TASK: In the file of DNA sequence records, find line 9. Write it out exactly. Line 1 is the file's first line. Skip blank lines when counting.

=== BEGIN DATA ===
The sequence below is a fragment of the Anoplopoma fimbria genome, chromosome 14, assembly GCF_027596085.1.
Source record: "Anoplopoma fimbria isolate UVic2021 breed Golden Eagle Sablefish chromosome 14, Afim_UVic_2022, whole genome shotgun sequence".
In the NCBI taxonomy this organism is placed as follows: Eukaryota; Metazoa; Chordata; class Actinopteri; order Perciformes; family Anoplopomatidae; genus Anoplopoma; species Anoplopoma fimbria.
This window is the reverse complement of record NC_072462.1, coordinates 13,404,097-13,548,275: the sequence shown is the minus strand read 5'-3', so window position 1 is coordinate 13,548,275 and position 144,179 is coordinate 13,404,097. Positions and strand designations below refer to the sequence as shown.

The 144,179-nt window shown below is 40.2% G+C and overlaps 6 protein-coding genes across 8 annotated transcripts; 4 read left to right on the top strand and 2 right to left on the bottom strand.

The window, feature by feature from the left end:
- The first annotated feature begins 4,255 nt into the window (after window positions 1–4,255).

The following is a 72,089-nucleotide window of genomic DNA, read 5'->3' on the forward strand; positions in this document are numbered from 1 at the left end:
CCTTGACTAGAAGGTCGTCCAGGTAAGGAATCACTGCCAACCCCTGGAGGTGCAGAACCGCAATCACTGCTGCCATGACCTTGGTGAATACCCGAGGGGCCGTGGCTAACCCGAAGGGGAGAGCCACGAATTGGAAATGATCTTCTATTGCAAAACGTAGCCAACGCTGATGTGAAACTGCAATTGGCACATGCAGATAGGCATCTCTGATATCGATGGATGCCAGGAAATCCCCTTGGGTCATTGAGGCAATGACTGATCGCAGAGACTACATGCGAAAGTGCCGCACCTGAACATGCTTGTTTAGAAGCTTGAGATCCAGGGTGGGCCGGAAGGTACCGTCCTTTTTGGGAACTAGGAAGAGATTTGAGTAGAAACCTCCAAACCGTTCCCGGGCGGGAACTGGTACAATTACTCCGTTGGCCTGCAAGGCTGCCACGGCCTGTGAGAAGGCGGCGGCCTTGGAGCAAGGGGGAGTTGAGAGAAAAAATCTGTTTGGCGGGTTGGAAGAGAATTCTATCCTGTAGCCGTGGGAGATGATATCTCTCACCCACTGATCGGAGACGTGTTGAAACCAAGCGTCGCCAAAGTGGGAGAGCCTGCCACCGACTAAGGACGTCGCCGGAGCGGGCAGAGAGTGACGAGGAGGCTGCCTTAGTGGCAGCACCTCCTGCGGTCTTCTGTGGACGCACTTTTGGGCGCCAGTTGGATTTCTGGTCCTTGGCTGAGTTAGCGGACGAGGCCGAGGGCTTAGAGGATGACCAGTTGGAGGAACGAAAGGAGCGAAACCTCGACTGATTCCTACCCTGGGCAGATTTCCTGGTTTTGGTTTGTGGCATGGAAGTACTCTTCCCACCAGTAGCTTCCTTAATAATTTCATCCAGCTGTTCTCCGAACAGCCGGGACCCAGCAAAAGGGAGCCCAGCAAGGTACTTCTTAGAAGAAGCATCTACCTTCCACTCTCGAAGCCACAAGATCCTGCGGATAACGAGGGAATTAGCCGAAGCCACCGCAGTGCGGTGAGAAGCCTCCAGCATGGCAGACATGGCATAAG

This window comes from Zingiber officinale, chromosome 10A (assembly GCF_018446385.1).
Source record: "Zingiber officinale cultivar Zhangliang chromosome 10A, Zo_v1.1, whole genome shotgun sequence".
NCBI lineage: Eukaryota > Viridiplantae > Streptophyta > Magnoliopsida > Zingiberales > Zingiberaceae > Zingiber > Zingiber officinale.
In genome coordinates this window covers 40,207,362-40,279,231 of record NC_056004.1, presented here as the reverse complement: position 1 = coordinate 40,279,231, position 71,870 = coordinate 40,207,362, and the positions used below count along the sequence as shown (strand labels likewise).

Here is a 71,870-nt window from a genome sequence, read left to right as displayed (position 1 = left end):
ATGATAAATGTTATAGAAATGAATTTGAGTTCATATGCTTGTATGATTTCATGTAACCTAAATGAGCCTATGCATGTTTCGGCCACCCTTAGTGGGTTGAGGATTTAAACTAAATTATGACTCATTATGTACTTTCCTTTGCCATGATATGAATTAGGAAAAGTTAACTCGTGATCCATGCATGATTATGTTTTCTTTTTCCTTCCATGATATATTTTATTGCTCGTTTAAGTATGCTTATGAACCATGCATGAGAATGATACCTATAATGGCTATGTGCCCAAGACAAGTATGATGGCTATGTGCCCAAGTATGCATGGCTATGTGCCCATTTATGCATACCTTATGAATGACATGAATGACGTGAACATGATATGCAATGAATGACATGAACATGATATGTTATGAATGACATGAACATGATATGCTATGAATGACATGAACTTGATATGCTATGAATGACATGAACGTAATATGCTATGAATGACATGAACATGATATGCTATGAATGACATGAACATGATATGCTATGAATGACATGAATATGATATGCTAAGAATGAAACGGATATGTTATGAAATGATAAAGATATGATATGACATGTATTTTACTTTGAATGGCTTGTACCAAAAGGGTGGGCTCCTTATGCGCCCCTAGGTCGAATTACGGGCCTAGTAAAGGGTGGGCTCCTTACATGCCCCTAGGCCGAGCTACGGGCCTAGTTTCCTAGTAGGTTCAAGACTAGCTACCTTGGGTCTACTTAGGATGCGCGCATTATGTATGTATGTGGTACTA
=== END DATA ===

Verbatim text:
CCTTGACTAGAAGGTCGTCCAGGTAAGGAATCACTGCCAACCCCTGGAGGTGCAGAACCGCAATCACTGCTGCCATGACCTTGGTGAATACCCGAGGGGCCGTGGCTAACCCGAAGGGGAGAGCCACGAATTGGAAATGATCTTCTATTGCAAAACGTAGCCAACGCTGATGTGAAACTGCAATTGGCACATGCAGATAGGCATCTCTGATATCGATGGATGCCAGGAAATCCCCTTGGGTCATTGAGGCAATGACTGATCGCAGAGACTACATGCGAAAGTGCCGCACCTGAACATGCTTGTTTAGAAGCTTGAGATCCAGGGTGGGCCGGAAGGTACCGTCCTTTTTGGGAACTAGGAAGAGATTTGAGTAGAAACCTCCAAACCGTTCCCGGGCGGGAACTGGTACAATTACTCCGTTGGCCTGCAAGGCTGCCACGGCCTGTGAGAAGGCGGCGGCCTTGGAGCAAGGGGGAGTTGAGAGAAAAAATCTGTTTGGCGGGTTGGAAGAGAATTCTATCCTGTAGCCGTGGGAGATGATATCTCTCACCCACTGATCGGAGACGTGTTGAAACCAAGCGTCGCCAAAGTGGGAGAGCCTGCCACCGACTAAGGACGTCGCCGGAGCGGGCAGAGAGTGACGAGGAGGCTGCCTTAGTGGCAGCACCTCCTGCGGTCTTCTGTGGACGCACTTTTGGGCGCCAGTTGGATTTCTGGTCCTTGGCTGAGTTAGCGGACGAGGCCGAGGGCTTAGAGGATGACCAGTTGGAGGAACGAAAGGAGCGAAACCTCGACTGATTCCTACCCTGGGCAGATTTCCTGGTTTTGGTTTGTGGCATGGAAGTACTCTTCCCACCAGTAGCTTCCTTAATAATTTCATCCAGCTGTTCTCCGAACAGCCGGGACCCAGCAAAAGGGAGCCCAGCAAGGTACTTCTTAGAAGAAGCATCTACCTTCCACTCTCGAAGCCACAAGATCCTGCGGATAACGAGGGAATTAGCCGAAGCCACCGCAGTGCGGTGAGAAGCCTCCAGCATGGCAGACATGGCATAAG